Last week, in a rare bipartisan moment the Senate voted 82-14 confirming Robert Lighthizer as Trump’s U.S. Trade Representative.
Three Republicans, ten Democrats, and independent Bernie Sanders voted against confirmation.
Lighthizer is firmly against free trade as is Peter Navarro, Director of the White House National Trade Council.
While most of President Donald Trump’s nominees have cleared a divided Congress by narrow margins with mainly Republican support, Mr. Lighthizer on Thursday won significant backing from Democrats as well. That is a sign that, even as the opposition party battles the White House on much of its agenda, they are eager to work with Mr. Trump to beef up trade enforcement to curb imports and pry open foreign markets—and to craft policies aimed at curbing the U.S. trade deficit.
Utah Republican Orrin Hatch, the chairman of the Senate Finance Committee, also backed Mr. Lighthizer but openly voiced concerns about the changes the new administration may try to make to Nafta, which has wide support from the American business community and states near the Mexican border. “I told Mr. Lighthizer there are definitely opportunities to update and improve Nafta, but it is important that the administration follow the spirit of the Hippocratic oath: First do no harm,” Mr. Hatch said on the Senate floor.
In contrast with many other Trump appointees who have had little prior experience in government, Mr. Lighthizer, 69 years old, is a Washington trade-policy veteran, having worked as a staffer for the Senate trade committee and as a deputy United States Trade Representative under President Ronald Reagan in the 1980s. In those roles he was a free-trade skeptic, and helped to negotiate trade agreements aimed at curbing Japanese imports.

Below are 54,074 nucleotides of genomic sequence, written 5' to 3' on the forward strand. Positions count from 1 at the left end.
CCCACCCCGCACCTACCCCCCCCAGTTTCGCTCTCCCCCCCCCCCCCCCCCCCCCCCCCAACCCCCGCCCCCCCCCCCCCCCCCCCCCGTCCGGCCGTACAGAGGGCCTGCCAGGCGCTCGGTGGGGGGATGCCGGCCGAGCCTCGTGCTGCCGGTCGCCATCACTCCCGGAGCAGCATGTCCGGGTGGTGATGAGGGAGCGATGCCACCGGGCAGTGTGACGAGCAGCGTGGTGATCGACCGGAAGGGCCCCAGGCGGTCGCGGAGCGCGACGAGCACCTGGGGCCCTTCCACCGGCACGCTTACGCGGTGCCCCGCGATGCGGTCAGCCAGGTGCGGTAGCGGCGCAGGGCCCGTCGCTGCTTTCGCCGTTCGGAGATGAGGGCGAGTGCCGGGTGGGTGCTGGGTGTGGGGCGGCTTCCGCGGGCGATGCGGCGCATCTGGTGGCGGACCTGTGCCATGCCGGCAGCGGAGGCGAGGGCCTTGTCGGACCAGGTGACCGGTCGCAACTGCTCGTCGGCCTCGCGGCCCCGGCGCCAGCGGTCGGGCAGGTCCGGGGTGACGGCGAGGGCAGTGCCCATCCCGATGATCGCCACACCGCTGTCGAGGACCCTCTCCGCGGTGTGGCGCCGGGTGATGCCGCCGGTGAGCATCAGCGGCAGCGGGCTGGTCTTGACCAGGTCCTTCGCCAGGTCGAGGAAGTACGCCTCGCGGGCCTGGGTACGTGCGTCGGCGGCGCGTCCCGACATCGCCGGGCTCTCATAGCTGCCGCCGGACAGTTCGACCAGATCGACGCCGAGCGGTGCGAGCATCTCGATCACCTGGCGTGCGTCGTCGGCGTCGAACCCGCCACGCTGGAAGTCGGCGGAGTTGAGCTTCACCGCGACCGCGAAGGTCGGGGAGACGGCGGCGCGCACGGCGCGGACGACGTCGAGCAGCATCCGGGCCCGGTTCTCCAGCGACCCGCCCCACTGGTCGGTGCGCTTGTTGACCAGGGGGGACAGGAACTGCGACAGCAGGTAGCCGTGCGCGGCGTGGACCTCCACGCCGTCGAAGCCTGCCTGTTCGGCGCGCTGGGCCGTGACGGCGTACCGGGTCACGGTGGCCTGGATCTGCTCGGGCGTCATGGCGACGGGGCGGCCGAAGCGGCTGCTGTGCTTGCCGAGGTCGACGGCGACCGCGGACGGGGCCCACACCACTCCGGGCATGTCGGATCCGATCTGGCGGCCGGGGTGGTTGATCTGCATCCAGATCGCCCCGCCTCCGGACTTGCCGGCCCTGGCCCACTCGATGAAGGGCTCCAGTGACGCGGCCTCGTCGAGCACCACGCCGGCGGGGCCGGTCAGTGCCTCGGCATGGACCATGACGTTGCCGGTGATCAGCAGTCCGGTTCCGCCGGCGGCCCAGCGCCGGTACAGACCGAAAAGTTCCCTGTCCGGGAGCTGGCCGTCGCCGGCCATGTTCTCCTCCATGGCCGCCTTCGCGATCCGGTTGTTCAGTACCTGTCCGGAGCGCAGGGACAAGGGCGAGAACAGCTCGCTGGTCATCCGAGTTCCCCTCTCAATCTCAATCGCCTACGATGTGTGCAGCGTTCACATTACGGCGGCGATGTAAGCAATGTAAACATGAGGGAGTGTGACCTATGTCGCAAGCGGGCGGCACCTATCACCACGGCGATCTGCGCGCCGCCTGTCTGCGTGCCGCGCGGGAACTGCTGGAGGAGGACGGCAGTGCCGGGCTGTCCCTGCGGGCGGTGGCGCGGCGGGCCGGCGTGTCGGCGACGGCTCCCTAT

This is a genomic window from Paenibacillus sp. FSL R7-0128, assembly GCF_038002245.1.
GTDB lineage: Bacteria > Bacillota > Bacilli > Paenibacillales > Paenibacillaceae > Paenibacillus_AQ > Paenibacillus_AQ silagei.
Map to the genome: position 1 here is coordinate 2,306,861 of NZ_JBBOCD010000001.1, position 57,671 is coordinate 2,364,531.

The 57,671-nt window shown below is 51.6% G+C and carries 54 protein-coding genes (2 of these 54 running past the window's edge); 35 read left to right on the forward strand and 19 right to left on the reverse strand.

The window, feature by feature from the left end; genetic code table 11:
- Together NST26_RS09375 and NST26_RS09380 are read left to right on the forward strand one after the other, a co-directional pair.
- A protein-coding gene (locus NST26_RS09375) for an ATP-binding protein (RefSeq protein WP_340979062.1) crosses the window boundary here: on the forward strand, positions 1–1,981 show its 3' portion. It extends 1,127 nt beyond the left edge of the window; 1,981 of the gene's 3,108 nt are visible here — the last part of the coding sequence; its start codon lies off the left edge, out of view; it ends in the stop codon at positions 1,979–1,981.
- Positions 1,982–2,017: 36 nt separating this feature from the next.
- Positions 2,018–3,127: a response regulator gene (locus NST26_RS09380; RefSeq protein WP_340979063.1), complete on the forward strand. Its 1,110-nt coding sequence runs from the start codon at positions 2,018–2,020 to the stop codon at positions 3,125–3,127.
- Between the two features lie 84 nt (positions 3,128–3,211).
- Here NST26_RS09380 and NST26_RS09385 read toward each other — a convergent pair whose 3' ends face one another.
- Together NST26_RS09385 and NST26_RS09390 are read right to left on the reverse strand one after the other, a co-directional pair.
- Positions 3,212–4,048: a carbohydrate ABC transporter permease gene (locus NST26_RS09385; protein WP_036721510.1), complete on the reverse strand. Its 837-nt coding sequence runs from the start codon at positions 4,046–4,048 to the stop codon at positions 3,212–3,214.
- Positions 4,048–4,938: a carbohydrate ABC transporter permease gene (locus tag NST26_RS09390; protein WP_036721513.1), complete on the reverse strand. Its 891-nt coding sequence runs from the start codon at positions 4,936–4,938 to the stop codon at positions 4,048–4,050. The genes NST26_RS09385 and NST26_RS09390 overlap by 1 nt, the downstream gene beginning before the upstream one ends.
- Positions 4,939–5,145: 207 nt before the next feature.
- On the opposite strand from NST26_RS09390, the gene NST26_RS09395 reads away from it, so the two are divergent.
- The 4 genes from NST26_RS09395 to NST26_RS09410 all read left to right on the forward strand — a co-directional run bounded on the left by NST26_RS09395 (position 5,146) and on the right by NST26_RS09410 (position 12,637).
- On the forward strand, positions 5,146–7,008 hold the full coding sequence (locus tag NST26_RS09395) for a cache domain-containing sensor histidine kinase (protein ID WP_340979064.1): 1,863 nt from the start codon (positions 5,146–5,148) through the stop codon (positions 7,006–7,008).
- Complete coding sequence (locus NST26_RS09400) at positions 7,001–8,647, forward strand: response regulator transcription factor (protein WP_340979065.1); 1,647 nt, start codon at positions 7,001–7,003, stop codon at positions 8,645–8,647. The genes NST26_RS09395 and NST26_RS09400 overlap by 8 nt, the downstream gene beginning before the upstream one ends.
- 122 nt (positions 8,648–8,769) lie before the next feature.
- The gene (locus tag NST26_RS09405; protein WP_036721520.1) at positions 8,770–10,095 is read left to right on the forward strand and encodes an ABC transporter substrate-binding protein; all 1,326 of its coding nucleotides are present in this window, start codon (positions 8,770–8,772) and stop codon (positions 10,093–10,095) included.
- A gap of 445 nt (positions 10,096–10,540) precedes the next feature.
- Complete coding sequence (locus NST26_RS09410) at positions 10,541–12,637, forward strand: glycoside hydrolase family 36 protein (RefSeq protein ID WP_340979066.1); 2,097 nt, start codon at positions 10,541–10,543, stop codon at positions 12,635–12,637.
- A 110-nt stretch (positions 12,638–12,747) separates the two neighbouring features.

“I would slash the ‘free’ out of free trade and say trade is an expedient,” he told The Wall Street Journal in a 1996 interview when he was serving as a campaign strategist for Republican presidential nominee Robert Dole.
Mr. Lighthizer was most recently a Washington partner at law firm Skadden, Arps, Slate, Meagher & Flom LLP, where he represented steelmakers and other manufacturers seeking government protection from cheaper imports.
Beyond Nafta, Mr. Lighthizer is expected to help Mr. Trump flesh out the “America First” trade policy that was a main plank of his nationalist presidential campaign.
So far, Mr. Trump has done little to carry out the pledge, other than to withdraw from the 12-nation Trans-Pacific Partnership negotiated by President Barack Obama. Commerce Secretary Wilbur Ross has so far taken the lead shaping trade policy in Mr. Lighthizer’s absence, and has launched a series of studies and investigations that could ultimately lead to a harder-edged trade policy, but it is still unclear where they will lead.
During his confirmation hearings in mid-March, Mr. Lighthizer said he would look for ways to take more aggressive action to confront China, and reiterated his longstanding skepticism about the ability of the World Trade Organization to handle Chinese trade practices in a manner he considers fair. Both Mr. Trump and Mr. Lighthizer have suggested rethinking American compliance with the WTO decisions, a threat that has unnerved many U.S. trading partners, as well as American free-trade advocates and multinationals.
Mr. Trump’s own administration has been torn by tensions between one-time business leaders, like former Goldman Sachs Group Inc. President Gary Cohn, who runs the White House National Economic Council, and trade hawks like economist Peter Navarro, who runs a newly created Office of Trade and Manufacturing Policy. Mr. Lighthizer is seen as helping tip the balance more toward the trade hard-liners like Mr. Navarro and Mr. Ross, though his longstanding expertise in trade policy is also expected to lead him to encourage taking a more aggressive stance in using existing rules, rather than blowing them up.
The safest answer is “I don’t know” and that especially applies to Trump who has not yet managed to deliver any of his key campaign goals and promises.
Trump repeatedly promised to label China a currency manipulator, a threat he reversed course on quickly. At one point media presumed hard-liners like Navarro were slowly being relegated to the sidelines, but the appointment of Lighthizer effectively buries that notion.
So far, Trump has managed to avoid a global trade war, and that is a plus. However, Lighthizer ties to the steel industry are particularly troubling. Tariffs may protect a few steelworkers but it would be at the expense of the auto manufacturers and every other manufacturer (and ultimately consumer) who uses steel.
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My position is clear.
Mike “Mish” Shedlock